Contact your realtor to search the multiple listing service for all rentals in Danville. She will also be in contact with the property managers in the area for a fresh list of rentals. some of these homes may be pre foreclosures but of course, this will not be public knowledge.
Owners living in a home that is being short saled or eventually foreclosed will usually want to live in their home until the last day.... more
Before bidding, I would recommend request a title search of the property to see what other liens might be recorded against the property. i.e, mechanics liens or subordinated liens that you might be purchasing the property subject to. These will need to be paid in addition to the sale price. You also want to drive by the property to verify occupancy. If you take title to a property where a tenancy at sufferance exists (a home owner who refuses to vacate), you could be in for a battle, costing you time and money, thereby reducing your ROI if the purchase is intended to be a flip because of the increase holding costs. If access to the property is possible, I would walk through it to verify condition. Sometimes, a walk through is not available and you take your chances that the foreclosed upon home owners have or haven't destroyed the interior which you can't determine from a drive-by. Finally, you need to have cash to close at the Trustee's Sale. If the loss on the property is significant, be prepared to be 'outbid' by foreclosing lien holder who is seeking to repurchase the asset and mitigate their losses, otherwise known as an REO.... more
The banks always have a minimum bid and itâ€™s normally the amount of the balance of the mortgage they hold on the property. I have never seen a property go for 1 dollar. And what kind of property is it that bring a $4000 deposit?... more
A short sale is very different from a bank-owned property. For example, the list price of a short sale home may be 'wishful thinking'. The seller may list his home below market, and he may even accept an offer lower than the list price. It really doesn't matter to the seller what price he accepts because he will not get any money from the sale anyway. Once the seller accepts and offer, the lender must approve the sale's price because it is the lender who is taking the loss. This is where problems can arise...
One of my co-workers was following up on a short sale with B of A . She has been working with the lender for the past 3 months and thought things were going well. The appraisal was completed and came in at the contract price. Nevertheless, when she called to get an update, she received a recorded message that said the short sale had been cancelled. When she finally went through the 'phone tree' and got a live person on the phone, she was told that a new person assigned to the case decided the 'price was insufficient' and cancelled the transaction. There are Three important lessons here: First, this lady is a great real estate agent and was staying on top of the transaction. If she hadn't been so diligent in her efforts, none of the parties involved would have been notified that the transaction was cancelled. The buyer would have been waiting and waiting and waiting--all for nothing. The seller would have been caught unaware that he was getting closer to foreclosure because the sale was cancelled. The second lesson is that things can change very quickly and unexpectedly in a short sale. There are no guarantees you will close the escrow. And third, short sales are not necessarily the great bargains people think they are.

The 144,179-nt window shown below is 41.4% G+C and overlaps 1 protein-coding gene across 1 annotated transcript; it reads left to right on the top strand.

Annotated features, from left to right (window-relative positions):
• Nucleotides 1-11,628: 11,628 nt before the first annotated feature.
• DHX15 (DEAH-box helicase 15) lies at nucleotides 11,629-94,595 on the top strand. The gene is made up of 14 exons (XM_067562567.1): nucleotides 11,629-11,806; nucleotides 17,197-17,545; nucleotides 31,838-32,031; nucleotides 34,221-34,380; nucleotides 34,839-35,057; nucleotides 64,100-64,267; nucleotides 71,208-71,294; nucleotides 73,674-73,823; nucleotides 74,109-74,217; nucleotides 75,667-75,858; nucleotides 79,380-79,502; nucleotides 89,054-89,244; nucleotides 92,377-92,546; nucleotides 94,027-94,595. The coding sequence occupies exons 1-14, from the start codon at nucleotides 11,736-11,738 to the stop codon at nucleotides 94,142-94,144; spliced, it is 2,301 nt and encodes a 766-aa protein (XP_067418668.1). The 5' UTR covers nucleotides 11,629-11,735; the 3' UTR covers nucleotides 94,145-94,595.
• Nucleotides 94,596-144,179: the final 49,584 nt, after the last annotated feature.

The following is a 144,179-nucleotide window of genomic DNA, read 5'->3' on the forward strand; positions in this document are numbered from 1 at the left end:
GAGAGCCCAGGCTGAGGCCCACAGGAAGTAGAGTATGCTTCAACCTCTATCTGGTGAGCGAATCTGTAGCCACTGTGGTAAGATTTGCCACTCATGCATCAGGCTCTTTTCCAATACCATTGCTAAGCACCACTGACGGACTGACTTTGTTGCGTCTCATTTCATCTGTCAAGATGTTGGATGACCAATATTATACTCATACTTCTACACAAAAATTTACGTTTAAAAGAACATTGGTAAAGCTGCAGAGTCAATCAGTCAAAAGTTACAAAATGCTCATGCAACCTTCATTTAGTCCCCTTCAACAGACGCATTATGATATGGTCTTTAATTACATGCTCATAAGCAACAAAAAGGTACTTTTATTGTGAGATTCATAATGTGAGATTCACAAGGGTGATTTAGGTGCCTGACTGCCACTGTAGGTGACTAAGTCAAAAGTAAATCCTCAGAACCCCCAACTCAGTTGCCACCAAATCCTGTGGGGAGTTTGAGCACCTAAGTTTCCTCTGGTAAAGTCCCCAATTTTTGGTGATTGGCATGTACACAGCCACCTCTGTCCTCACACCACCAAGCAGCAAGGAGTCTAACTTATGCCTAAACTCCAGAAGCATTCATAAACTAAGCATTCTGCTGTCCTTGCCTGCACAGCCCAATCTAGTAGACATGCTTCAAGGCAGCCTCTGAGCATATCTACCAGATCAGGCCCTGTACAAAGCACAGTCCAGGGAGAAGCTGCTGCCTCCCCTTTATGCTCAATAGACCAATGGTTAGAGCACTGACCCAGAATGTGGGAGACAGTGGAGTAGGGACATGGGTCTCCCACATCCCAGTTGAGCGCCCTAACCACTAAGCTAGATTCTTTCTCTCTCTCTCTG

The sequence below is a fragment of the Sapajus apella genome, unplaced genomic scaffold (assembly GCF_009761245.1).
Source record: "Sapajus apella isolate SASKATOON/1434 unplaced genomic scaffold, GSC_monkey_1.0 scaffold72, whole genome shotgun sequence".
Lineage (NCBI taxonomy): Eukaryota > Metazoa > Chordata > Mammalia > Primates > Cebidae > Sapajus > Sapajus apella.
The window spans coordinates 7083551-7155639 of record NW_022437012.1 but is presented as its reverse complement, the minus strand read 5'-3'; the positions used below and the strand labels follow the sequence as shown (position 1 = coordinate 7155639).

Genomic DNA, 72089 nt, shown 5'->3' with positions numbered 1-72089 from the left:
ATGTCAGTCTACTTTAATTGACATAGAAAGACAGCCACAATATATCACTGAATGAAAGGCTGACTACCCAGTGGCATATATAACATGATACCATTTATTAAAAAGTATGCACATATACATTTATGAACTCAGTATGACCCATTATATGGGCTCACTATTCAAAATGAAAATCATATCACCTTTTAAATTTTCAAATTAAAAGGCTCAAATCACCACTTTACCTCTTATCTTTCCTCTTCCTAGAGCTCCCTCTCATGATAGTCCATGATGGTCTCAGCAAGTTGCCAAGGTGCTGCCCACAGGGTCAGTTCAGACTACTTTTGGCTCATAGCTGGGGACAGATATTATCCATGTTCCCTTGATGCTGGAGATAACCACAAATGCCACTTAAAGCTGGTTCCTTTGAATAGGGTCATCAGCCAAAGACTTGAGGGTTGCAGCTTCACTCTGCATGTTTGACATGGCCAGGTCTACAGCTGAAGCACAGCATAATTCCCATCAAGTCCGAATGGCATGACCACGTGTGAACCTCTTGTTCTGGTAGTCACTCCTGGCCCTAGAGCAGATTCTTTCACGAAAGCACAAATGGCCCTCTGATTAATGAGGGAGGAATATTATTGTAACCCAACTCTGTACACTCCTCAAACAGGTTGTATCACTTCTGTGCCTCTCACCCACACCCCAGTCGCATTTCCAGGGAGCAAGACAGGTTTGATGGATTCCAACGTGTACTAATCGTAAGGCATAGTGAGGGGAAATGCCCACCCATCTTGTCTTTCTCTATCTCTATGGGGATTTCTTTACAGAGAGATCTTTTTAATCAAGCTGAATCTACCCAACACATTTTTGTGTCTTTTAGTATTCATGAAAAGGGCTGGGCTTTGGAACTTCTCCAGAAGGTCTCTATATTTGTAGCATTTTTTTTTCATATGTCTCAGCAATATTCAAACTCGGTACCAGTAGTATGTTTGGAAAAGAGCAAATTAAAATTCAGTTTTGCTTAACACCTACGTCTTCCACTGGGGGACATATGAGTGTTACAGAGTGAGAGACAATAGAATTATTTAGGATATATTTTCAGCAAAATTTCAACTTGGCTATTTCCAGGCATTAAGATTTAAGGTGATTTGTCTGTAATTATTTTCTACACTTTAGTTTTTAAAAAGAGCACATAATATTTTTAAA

With a bank-owned property, you are buying directly from the bank. The bank wants to maximize it's return and may use different approaches to reach their goal. One approach is to test the market (much like many sellers) and start with high list price for a couple of weeks to see if they get any interest. Often they will decline an offer that comes in more than 5% under their asking price. If they don't receive any offers within a certain amount of time, they will reduce their price and begin the process again, until they get an offer within 5% of their asking price. And yes, sometimes they wind up turning down an offer in the beginning and selling for less later on. Often times, it doesn't make sense, but it is the formula they use and they stick with it.
Some banks use the 'silent auction' approach. That means they list a property at an EXTREMELY attractive price and let buyers create a bidding war. The property then sells for way over asking price. In either case, the price of these properties may be slightly below market to justify the risks involved in buying a property without any disclosures or recourse against the seller.
I didn't mean to write a book, but there is so much confusion out there that I felt it needed clarification. Ofcourse, there is so much more to discuss. I am sure others will add their 2 cents worth.... more